“The song [‘Cumbia Mundial‘] has a hard, hip-hop, pounding bass. Kind of a loop,” Paez said. “And the lyrics are talking about the celebration of Latin American, different countries.”
He said that “cumbia mundial” means “world cumbia,” and that’s the genre Paez and the band define their own music. “It just appeals to every culture, everyone that loves to dance and have a good time,” Paez added.
Convergent paths to cumbia — and the band
DJ Unite’s discovery of cumbia music is rooted in his DJing, after being asked to play at a friend’s party when he was 18, using a stash of old records.
“I started realizing what tunes were working really well at the parties. And I started really taking a liking to the rhythms and everything,” DJ Unite said. “I don’t come from a background where I grew up around cumbia or anything like that. So it was part of a musical discovery for me that I latched on to really quickly. I mean, it’s the type of music you hear around San Diego a lot. So it’s something that just touched me and made me feel really good about the rhythm. From there, I started studying and getting in depth onto where it came from and who the big groups were and what styles of cumbia that I like the best.”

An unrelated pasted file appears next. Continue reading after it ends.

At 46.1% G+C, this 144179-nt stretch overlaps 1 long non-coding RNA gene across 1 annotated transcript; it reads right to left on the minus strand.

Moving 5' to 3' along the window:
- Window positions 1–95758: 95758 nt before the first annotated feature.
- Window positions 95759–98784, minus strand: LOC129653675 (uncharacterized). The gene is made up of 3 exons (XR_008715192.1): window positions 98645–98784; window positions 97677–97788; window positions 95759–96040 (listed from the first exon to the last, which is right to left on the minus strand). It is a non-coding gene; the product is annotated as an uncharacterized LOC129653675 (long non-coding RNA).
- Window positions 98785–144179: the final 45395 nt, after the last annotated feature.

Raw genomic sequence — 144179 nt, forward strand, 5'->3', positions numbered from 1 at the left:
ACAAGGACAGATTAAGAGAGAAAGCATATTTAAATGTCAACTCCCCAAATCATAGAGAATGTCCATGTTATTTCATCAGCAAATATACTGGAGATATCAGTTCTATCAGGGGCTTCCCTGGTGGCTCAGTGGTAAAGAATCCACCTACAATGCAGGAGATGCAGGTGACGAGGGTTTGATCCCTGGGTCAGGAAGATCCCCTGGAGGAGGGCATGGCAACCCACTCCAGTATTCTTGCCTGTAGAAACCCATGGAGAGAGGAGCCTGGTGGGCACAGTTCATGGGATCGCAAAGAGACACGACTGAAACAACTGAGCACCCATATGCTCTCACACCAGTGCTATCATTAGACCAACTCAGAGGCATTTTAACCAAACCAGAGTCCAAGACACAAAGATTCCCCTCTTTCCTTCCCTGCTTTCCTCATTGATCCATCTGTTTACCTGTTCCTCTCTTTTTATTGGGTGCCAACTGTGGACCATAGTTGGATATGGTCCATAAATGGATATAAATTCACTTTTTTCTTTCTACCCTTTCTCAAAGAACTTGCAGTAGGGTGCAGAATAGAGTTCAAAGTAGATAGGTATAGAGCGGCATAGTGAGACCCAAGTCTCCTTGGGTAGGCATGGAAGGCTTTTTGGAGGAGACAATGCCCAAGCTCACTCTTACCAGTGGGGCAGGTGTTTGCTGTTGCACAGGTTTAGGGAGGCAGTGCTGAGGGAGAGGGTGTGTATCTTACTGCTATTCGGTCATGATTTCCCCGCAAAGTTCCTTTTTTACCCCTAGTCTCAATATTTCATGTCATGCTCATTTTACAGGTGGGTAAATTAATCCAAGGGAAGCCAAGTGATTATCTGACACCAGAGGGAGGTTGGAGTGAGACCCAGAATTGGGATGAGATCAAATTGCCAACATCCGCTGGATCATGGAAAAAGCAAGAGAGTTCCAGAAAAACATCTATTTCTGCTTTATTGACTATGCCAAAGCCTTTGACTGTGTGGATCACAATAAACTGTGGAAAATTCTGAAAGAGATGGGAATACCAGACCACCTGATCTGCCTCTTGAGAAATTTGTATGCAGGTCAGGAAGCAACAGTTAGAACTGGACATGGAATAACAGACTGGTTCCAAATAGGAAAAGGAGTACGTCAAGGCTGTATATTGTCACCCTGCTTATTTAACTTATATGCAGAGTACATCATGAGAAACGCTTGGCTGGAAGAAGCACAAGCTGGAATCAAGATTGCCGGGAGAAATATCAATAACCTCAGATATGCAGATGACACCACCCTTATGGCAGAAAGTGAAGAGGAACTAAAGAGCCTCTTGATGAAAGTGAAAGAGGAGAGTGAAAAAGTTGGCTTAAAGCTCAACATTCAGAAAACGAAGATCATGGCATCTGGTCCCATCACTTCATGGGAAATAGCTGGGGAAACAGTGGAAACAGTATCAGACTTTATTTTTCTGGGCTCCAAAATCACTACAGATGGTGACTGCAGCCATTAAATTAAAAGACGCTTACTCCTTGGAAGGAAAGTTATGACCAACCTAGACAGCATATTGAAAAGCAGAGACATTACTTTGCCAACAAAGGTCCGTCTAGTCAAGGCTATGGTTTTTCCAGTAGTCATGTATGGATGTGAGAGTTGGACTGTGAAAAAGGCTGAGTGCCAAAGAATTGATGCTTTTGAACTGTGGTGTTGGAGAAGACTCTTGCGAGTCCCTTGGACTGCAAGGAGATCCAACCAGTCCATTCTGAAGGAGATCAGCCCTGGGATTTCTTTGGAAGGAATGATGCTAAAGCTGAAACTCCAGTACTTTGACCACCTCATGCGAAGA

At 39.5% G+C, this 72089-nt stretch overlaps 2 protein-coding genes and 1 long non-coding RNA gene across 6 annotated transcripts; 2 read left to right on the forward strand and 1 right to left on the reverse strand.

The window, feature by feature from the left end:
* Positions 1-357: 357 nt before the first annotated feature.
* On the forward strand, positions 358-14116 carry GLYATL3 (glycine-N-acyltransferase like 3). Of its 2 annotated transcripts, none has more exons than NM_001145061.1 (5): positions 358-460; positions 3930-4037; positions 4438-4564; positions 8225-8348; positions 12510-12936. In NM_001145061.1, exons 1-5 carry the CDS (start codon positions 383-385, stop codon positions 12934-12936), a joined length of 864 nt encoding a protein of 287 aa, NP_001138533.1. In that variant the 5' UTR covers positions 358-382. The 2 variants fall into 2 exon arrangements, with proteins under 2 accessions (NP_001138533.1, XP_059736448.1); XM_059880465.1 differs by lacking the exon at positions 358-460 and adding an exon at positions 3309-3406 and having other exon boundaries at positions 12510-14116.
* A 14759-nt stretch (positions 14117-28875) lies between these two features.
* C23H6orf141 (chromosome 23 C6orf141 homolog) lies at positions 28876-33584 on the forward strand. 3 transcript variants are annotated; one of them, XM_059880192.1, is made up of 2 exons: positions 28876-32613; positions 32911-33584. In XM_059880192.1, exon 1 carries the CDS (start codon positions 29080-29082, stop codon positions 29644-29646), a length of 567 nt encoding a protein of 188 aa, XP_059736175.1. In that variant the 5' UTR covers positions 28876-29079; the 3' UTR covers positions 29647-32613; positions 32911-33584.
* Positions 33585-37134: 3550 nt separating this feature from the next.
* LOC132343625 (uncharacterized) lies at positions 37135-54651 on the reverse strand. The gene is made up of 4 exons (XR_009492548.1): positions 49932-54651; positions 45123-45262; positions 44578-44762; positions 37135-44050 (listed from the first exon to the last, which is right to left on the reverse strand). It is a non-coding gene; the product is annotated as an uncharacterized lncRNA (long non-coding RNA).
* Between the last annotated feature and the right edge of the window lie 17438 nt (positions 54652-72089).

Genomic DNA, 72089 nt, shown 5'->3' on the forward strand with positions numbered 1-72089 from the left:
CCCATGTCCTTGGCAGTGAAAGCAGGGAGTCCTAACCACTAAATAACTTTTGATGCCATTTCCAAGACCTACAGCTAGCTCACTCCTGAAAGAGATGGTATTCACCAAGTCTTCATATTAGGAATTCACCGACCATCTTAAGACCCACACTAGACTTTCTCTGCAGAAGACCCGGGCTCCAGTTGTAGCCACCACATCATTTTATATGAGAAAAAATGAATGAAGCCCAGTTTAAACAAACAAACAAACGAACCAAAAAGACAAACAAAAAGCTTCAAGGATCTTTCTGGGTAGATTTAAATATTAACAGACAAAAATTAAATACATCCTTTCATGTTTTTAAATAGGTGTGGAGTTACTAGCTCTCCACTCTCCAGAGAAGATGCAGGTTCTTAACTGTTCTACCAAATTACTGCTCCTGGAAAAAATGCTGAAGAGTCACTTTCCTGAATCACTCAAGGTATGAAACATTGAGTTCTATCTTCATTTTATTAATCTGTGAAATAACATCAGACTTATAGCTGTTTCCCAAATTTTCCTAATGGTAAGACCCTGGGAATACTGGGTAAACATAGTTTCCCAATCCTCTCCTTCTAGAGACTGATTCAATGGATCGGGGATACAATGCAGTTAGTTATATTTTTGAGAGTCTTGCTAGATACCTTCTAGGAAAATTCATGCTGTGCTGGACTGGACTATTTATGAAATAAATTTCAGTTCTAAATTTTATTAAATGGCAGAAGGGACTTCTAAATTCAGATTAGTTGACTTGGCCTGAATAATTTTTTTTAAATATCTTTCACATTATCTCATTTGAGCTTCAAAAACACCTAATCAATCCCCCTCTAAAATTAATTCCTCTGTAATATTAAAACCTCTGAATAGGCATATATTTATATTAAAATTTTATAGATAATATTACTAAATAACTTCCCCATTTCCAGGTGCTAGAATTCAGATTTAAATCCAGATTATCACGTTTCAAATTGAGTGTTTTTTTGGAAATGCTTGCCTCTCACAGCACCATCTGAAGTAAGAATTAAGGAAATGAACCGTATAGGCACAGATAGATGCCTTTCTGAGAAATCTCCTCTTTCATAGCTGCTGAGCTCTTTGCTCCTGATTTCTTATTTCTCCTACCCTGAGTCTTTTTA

Luke Henshaw, a self-described “late bloomer” to cumbia, heard DJ Unite playing the style at an art gallery and bar in downtown San Diego.
“The bass was just kicking, and that shaker was just so hypnotizing. So from then on, I was just into it. I believe the next day we were in the studio making it,” Henshaw said. “And like three days later, I met Karlos and we just hit the studio.”
Paez came to cumbia music through his father, who started the Tijuana band Los Moonlights. The records that band made — and others in the Southern California and Tijuana region in the late sixties and early seventies, like Solitarios, Los Bukis, Los Freddy’s — were danceable music, with each album containing an eclectic collage of styles.